There are a lot of games nowadays, usually being indie titles, that I think seem quaint and endearing, perhaps they have a story to tell.
I’d say a strong 50% of these games end up ruining my day due to the stress they cause. I sit down with a smile on my face as I pick up my controller only to, half an hour later, want to break the controller in half and sue the developers for shaving years off of my life. Not to say that it’s a bad thing, however.
Risk of Rain begins with a short cutscene depicting a group of space-vandals entering the player’s ship and trashing it from the inside. One thing leads to another and you’re plummeting towards the ground in what I can only assume is an escape pod, so not to go down with the ship.
Hopoo Games’ rogue-like is both masochistic and satisfying. You begin alone on what seems to be a rather empty, randomly-generated planet. All of a sudden, you’ve got aliens and monsters jumping you from behind all corners. As you play, a stopwatch ticks away in the corner, and as your game-time increases, so does the difficulty. With higher difficulty comes more monsters, stronger ones at that. While Risk of Rain may cause hair loss and increased blood pressure, the rewards are certainly worth it. The aim of the game is to reach the portal on each level to progress onto the next, though when you reach the portal you also have to survive an onslaught of enemies while a boss monster tries to reap you from existence. My best run so far was 21 minutes and 11 seconds long, which is when “Very Hard” difficulty kicks in. To give yourself the best odds of survival, I’d suggest you burn through each level with little regard for enemies. Don’t spend too much time thinking, get to that portal before the timer ticks onto the next difficulty level. Leg it. Within those 21 minutes, I’d only made it onto the third level. Efficiency is key in Risk of Rain.
Within the aforementioned escape pod, there’s your roster of 12 different playable characters. 11 of the 12, however, must be unlocked by completing very specific objectives during a run. The objectives are so specific, some being incredibly hard to accomplish, that after playing for a couple of hours I’d only managed to unlock one new character, the Enforcer, having beaten three of the early bosses. Beating three bosses is far easier than a lot of the other objectives; some are more random, such as requiring you to interact with objects I’ve not even seen thus far. Each character has their own set of skills, for instance the default Commando character has abilities that concentrate on range and crowd control (as far as I can tell). He has one ability that sends a projectile piercing through several enemies, a dodge roll and suppressive fire ability alongside his standard “double-tap” attack. Along with class/character abilities, there’s a vast array of pick-ups. From mortars that give you the chance to fire a mortar with an attack to speed and health regen boosts, there’s a pick-up for all play styles, and there’s often a choice between pick-ups as well, which is fun. Now, what may well be the best thing about Risk of Rain is that pick-ups stack. You may be thinking, “So what? Most games have stackable pick-ups!” Well, my friend, nothing compares to having 16 different pick-ups active at the same time while a set of drones hover around you. Depending on what you pick up and what you spare, you could become almost God-like fairly quickly.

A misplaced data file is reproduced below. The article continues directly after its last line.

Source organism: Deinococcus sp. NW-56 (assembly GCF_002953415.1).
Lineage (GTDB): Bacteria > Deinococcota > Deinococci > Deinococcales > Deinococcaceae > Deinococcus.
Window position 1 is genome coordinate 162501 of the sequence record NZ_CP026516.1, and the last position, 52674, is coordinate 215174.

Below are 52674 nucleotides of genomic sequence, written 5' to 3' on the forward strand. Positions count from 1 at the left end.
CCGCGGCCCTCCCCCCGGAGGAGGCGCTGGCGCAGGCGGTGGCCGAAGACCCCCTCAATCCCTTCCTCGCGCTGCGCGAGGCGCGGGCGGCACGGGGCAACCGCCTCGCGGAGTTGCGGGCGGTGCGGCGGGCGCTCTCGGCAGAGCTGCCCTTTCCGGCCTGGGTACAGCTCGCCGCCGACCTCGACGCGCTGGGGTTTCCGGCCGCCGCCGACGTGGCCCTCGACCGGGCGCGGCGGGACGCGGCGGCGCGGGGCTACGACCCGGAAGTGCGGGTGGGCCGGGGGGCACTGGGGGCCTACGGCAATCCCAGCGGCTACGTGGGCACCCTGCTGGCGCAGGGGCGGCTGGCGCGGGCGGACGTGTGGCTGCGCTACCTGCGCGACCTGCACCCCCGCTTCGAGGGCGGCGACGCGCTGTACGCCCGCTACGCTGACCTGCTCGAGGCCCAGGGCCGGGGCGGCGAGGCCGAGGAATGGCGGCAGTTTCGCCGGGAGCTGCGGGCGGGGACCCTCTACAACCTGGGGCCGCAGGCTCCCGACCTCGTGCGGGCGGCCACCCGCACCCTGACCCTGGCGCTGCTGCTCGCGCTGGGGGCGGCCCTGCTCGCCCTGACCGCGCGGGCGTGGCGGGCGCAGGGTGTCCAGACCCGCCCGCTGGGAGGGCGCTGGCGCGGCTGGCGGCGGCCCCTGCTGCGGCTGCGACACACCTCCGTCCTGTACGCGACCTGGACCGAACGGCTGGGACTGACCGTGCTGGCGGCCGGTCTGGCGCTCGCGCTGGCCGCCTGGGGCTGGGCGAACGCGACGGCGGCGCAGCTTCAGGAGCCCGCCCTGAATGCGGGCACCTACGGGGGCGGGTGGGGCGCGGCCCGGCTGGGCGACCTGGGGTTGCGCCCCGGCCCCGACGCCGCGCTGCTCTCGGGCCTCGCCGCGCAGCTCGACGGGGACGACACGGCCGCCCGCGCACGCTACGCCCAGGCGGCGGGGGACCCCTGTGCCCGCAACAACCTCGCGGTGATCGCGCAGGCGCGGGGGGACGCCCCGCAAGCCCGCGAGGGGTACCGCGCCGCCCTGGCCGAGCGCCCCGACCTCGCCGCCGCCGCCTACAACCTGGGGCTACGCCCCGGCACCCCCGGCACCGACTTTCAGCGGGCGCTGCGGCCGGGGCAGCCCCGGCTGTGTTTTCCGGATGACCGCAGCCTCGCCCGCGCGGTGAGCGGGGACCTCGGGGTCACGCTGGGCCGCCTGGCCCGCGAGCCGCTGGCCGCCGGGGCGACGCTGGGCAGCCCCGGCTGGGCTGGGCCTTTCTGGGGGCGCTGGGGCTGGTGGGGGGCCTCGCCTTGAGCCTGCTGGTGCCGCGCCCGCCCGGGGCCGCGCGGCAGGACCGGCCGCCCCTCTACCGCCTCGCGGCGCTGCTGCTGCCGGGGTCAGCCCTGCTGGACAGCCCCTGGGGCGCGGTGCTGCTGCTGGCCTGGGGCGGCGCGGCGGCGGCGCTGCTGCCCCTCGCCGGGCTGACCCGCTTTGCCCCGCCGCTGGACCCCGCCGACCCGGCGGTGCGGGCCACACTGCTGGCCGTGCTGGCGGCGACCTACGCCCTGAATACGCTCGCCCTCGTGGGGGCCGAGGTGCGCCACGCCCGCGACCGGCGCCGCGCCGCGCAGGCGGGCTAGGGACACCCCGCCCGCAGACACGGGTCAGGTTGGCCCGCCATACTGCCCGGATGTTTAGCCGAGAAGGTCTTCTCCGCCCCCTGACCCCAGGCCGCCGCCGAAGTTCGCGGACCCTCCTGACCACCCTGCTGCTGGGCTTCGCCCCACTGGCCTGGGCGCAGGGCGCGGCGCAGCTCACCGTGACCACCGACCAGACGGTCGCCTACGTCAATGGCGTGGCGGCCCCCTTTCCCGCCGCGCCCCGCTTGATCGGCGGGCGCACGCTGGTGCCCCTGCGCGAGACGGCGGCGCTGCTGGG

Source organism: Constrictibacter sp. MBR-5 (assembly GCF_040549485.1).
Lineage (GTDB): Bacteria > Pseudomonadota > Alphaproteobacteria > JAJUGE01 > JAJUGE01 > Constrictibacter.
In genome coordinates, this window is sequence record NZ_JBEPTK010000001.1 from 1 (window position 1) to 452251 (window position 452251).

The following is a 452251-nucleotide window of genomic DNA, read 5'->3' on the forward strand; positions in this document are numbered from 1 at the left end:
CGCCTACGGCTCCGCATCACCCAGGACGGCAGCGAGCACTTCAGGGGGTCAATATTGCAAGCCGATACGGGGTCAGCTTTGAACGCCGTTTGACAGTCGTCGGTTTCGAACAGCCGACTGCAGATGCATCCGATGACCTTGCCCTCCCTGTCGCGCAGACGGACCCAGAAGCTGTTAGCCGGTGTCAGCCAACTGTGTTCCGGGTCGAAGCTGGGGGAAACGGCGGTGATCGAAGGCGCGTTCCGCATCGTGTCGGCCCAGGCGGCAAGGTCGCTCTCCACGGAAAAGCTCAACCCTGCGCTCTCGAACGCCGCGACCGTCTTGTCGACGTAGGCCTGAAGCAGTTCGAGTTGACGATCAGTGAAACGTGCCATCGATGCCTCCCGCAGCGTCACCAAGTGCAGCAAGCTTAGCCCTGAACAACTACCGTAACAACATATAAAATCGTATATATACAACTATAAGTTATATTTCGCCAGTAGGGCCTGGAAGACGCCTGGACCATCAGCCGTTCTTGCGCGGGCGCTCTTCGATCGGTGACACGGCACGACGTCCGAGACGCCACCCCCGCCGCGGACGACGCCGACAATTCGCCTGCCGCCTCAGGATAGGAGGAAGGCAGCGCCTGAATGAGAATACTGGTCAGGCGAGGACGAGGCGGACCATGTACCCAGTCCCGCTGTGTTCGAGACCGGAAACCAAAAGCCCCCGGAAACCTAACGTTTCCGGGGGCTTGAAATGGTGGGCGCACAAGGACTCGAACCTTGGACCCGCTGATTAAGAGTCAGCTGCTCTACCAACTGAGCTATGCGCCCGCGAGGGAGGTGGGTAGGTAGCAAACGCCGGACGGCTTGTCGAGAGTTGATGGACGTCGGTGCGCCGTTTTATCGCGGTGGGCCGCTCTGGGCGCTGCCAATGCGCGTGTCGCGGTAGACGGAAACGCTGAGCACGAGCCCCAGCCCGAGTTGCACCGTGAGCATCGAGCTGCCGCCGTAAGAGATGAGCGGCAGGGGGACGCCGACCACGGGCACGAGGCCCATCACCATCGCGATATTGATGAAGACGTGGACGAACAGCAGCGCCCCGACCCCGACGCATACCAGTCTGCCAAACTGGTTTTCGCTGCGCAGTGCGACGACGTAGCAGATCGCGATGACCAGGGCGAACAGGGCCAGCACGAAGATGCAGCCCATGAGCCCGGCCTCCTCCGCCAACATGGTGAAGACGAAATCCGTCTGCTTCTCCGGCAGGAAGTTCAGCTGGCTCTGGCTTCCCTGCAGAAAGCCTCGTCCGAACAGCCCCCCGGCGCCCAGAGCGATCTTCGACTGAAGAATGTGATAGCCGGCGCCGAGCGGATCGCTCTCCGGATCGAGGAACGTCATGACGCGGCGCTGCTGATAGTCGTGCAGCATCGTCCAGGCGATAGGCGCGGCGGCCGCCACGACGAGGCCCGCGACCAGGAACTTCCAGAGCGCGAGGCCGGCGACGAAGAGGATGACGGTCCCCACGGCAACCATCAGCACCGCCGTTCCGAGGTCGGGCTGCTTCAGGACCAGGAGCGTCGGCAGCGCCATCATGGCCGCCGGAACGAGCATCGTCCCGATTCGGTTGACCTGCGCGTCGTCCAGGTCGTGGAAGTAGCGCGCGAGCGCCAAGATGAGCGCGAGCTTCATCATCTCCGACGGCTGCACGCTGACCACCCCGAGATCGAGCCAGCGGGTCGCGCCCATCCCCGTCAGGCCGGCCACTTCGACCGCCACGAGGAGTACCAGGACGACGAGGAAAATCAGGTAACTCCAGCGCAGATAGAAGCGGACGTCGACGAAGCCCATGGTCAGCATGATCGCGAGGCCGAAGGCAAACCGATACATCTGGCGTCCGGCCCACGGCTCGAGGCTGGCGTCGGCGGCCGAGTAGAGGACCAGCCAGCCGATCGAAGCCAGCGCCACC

The relatively simple pixel art that makes up Risk of Rain‘s visuals, while minimalistic, is still able to be consistently appealing and, sometimes, even stunning. However, the game plays from an incredibly zoomed out perspective which leaves your character as the smallest thing visible – this could hinder gameplay for people playing on a smaller screen or from a distance. The audio design, on the other hand, is laudable. Its electro-synth sound suits the action on-screen perfectly, and almost has a War of the Worlds vibe to it. The soundtrack is good enough that it could’ve been sold alone, completely disconnected from any game.
The development team, Hopoo Games, consists only of two people and a sound designer. That’s a team of three, two of which are definitely students. A group of three people, including at least two students, can produce what I deem as a practically infallible game. I just wanted to highlight that fact (hint-hint Blast ‘Em Bunnies devs). It’s hard to find fault with this game; the most I can complain about is the overly-specific prerequisites for unlocking new characters, and that’s just a personal thing because I’m bad at video games. Risk of Rain mixes the perfect levels of fun and challenge and looks damn good doing it. It’s a bloody good game.